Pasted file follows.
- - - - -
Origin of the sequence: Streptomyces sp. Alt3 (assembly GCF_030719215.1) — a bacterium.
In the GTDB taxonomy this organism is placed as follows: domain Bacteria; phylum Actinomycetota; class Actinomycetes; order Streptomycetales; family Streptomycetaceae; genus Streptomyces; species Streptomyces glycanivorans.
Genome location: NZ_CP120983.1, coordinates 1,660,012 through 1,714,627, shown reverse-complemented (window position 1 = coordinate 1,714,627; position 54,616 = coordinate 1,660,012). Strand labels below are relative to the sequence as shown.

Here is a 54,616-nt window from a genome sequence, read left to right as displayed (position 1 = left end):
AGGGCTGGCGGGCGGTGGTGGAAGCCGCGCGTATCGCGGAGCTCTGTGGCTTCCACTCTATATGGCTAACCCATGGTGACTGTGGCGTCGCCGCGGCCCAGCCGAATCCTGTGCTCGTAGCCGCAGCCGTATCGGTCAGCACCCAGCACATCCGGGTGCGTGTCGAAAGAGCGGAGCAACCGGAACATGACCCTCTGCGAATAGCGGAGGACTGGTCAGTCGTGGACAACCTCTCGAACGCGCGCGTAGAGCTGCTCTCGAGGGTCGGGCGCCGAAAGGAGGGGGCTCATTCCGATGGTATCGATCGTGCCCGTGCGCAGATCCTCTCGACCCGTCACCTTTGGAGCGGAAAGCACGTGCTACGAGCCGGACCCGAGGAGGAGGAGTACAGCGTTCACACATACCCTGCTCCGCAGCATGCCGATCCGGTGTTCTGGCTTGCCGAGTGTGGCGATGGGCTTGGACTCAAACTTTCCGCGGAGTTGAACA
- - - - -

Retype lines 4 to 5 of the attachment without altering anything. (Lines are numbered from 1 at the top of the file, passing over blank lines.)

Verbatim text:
Here is a 54,616-nt window from a genome sequence, read left to right as displayed (position 1 = left end):
AGGGCTGGCGGGCGGTGGTGGAAGCCGCGCGTATCGCGGAGCTCTGTGGCTTCCACTCTATATGGCTAACCCATGGTGACTGTGGCGTCGCCGCGGCCCAGCCGAATCCTGTGCTCGTAGCCGCAGCCGTATCGGTCAGCACCCAGCACATCCGGGTGCGTGTCGAAAGAGCGGAGCAACCGGAACATGACCCTCTGCGAATAGCGGAGGACTGGTCAGTCGTGGACAACCTCTCGAACGCGCGCGTAGAGCTGCTCTCGAGGGTCGGGCGCCGAAAGGAGGGGGCTCATTCCGATGGTATCGATCGTGCCCGTGCGCAGATCCTCTCGACCCGTCACCTTTGGAGCGGAAAGCACGTGCTACGAGCCGGACCCGAGGAGGAGGAGTACAGCGTTCACACATACCCTGCTCCGCAGCATGCCGATCCGGTGTTCTGGCTTGCCGAGTGTGGCGATGGGCTTGGACTCAAACTTTCCGCGGAGTTGAACA